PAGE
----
Unable to choose, I ended up with the Charlie’s Sampler ($69), which came with a half rack of ribs, half a chicken, a half pound of brisket and a half pound of pulled pork plus my choice of three large sides, samples of Wake N Bacon’s four barbecue sauces, pickles and bread. The brisket is so tender it’s hard to keep on a fork while the ribs (rubbed with a wonderful spice blend) fall off the bone. I don’t have strong feelings in general about the use of sauce on barbecue, but the sweet-hot mustardy Carolina Gold is like liquid gold poured onto the pulled pork or chicken. Did we eat barbecue for three days? Yes. But do I have regrets? Absolutely not.

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Taqueria El Sabor

Don’t miss the sopitos —  crispy, thick tortillas that cradle beans, chicken (or your choice of meat), cabbage, onions, cotija cheese and crema —  at Taqueria el Sabor in Shoreline. (Jackie Varriano / The Seattle Times)
Don’t miss the sopitos — crispy, thick tortillas that cradle beans, chicken (or your choice of meat), cabbage, onions, cotija cheese and crema — at Taqueria el Sabor in Shoreline. (Jackie Varriano / The Seattle Times)

9 a.m.-11 p.m. Sunday-Thursday, 9 a.m.-midnight Friday and Saturday for takeout and limited dining; 15221 Aurora Ave. N., Shoreline; 206-417-3346, taqueriaelsabor.net

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In addition to the Shoreline Taqueria el Sabor, there are locations in Tacoma and Kent, each housed in a vibrant orange building. The Shoreline location has a plexiglass barrier between you and the cashier, and the salsa bar has been blocked off — but don’t fret, you can still get your favorite pre-portioned salsas, lime wedges, radishes and pickled carrots. I love the sopitos, which feature a thick corn tortilla with a little raised edge. They’re griddled until crispy and stuffed with your choice of meat plus beans, a little cabbage, onions, cotija cheese and crema ($9.79 for three). They might be considered a snack, but I like them as a meal and will gladly eat all three. Also great are the burritos, offered naked and stuffed with refried beans and rice ($5.69) or smothered with chipotle, chile verde or chile Colorado sauce ($8.79). Add guacamole and sour cream for just $1.25.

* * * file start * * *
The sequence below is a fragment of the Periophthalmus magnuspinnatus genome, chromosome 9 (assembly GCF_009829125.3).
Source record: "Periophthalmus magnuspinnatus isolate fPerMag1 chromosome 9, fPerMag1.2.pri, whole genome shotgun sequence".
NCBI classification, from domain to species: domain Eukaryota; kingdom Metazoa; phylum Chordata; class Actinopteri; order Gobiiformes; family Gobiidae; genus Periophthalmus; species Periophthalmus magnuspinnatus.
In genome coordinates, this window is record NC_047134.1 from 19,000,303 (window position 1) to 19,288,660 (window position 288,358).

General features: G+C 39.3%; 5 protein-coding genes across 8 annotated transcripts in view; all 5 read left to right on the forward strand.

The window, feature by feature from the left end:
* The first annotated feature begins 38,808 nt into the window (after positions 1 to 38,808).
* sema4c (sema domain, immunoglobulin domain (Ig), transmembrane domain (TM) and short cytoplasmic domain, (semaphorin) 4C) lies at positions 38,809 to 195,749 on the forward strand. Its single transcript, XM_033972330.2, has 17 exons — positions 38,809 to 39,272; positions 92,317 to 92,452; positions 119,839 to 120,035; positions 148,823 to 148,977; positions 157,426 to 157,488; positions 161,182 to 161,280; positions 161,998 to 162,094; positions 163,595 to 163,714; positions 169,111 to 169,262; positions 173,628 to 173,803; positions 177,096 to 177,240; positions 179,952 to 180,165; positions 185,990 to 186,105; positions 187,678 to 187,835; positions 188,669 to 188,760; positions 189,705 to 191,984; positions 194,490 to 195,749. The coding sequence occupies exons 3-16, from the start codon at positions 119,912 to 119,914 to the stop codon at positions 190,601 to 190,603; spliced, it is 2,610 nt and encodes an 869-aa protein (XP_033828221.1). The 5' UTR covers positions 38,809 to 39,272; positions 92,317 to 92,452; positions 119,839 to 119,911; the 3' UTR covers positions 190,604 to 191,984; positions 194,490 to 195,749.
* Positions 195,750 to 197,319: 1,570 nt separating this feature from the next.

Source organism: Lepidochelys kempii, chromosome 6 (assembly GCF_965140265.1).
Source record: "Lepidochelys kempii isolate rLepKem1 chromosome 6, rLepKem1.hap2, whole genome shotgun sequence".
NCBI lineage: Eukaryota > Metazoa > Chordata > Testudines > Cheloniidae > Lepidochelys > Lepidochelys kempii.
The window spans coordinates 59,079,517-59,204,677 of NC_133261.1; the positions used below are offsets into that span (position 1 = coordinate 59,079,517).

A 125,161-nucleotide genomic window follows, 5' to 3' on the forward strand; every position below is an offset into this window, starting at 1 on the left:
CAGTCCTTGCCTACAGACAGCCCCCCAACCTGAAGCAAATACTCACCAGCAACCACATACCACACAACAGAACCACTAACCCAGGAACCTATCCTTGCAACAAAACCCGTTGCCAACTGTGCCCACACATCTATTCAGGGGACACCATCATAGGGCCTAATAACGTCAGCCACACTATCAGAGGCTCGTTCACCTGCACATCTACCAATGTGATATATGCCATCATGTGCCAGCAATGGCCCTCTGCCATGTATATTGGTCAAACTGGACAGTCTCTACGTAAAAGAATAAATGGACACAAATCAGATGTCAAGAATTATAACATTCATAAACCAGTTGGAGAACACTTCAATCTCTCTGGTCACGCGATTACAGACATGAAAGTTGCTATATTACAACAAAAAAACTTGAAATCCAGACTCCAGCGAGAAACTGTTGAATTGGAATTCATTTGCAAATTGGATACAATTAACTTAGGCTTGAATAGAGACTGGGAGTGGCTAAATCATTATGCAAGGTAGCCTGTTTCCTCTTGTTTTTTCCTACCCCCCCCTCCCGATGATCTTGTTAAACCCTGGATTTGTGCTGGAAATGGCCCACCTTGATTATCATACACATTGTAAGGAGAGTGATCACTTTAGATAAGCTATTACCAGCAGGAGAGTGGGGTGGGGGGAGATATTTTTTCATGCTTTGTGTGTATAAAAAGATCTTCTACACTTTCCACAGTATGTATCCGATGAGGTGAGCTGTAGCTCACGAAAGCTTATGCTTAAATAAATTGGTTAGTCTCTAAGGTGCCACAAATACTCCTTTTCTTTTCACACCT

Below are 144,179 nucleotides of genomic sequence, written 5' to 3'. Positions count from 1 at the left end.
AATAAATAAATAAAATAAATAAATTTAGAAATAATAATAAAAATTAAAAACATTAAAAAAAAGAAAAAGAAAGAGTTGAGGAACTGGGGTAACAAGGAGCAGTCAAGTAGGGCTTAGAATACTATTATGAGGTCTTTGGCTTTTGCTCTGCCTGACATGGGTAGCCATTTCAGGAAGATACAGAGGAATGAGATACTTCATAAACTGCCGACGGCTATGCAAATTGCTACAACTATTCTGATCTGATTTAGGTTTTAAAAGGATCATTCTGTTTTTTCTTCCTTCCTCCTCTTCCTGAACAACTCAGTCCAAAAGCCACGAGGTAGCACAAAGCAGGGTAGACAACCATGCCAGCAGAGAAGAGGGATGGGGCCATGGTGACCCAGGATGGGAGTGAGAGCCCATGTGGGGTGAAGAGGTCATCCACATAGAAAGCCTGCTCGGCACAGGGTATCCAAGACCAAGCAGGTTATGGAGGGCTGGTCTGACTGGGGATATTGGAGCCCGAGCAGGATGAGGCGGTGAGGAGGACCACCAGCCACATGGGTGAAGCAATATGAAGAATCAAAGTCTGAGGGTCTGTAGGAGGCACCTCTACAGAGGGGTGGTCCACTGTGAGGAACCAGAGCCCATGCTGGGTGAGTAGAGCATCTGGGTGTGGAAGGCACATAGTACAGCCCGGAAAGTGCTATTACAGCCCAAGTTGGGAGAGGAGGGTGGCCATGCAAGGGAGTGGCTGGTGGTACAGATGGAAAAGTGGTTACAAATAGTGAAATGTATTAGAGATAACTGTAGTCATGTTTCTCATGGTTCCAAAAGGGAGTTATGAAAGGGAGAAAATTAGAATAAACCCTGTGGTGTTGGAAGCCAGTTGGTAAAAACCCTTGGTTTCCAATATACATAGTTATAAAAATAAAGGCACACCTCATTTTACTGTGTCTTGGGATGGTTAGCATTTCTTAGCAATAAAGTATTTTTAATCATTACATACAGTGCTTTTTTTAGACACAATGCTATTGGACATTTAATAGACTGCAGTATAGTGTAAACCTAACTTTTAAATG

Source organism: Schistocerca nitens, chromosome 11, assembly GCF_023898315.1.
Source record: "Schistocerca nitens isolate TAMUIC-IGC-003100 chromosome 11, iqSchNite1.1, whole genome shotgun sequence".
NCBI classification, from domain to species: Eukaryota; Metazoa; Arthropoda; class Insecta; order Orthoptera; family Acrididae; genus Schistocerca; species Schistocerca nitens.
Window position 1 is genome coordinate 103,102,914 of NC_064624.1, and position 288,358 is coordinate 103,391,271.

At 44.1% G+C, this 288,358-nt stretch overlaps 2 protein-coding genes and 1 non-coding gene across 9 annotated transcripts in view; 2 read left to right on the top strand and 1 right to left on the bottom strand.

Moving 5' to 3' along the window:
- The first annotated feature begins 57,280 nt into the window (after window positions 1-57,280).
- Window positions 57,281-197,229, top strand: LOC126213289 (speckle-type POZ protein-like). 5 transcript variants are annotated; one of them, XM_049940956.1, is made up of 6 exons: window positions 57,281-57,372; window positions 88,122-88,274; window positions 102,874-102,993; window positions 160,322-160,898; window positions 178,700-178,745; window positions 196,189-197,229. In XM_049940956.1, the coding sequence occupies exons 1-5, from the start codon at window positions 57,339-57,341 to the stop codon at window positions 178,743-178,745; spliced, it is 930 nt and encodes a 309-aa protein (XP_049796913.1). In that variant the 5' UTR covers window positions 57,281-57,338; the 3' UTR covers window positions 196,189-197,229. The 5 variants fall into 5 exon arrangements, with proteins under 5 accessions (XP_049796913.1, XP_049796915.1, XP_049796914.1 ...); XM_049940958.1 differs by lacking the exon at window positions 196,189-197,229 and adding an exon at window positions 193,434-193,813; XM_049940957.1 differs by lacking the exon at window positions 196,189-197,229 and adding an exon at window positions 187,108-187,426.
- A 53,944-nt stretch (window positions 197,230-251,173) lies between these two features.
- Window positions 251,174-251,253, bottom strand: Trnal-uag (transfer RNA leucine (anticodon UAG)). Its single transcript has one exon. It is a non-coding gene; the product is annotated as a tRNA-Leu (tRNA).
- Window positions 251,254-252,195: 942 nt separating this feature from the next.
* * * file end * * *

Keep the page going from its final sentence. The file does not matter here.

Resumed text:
Old Village Korean BBQ

If you don’t have a grill at home, the grilled chicken and kimchi from Old Village Korean BBQ is sure to hit the spot.   (Jackie Varriano / The Seattle Times)
If you don’t have a grill at home, the grilled chicken and kimchi from Old Village Korean BBQ is sure to hit the spot. (Jackie Varriano / The Seattle Times)

11 a.m.-9 p.m. daily; 15200 Aurora Ave. N., Shoreline; 206-365-6679, oldvillagekoreanbbq.com

The charcoal grills inset at tables at this longtime local favorite are once again being lit, although the cashier I spoke with when picking up my order said dine-in business has been slow. Still, there is good Korean barbecue to be had, as well as wonderfully spicy kimchi. The barbecue chicken ($21.95) has just the right amount of char, while the bulgogi ($24.95) was incredibly tender. There are also bento boxes and plenty of cold noodle options for these hot days ahead.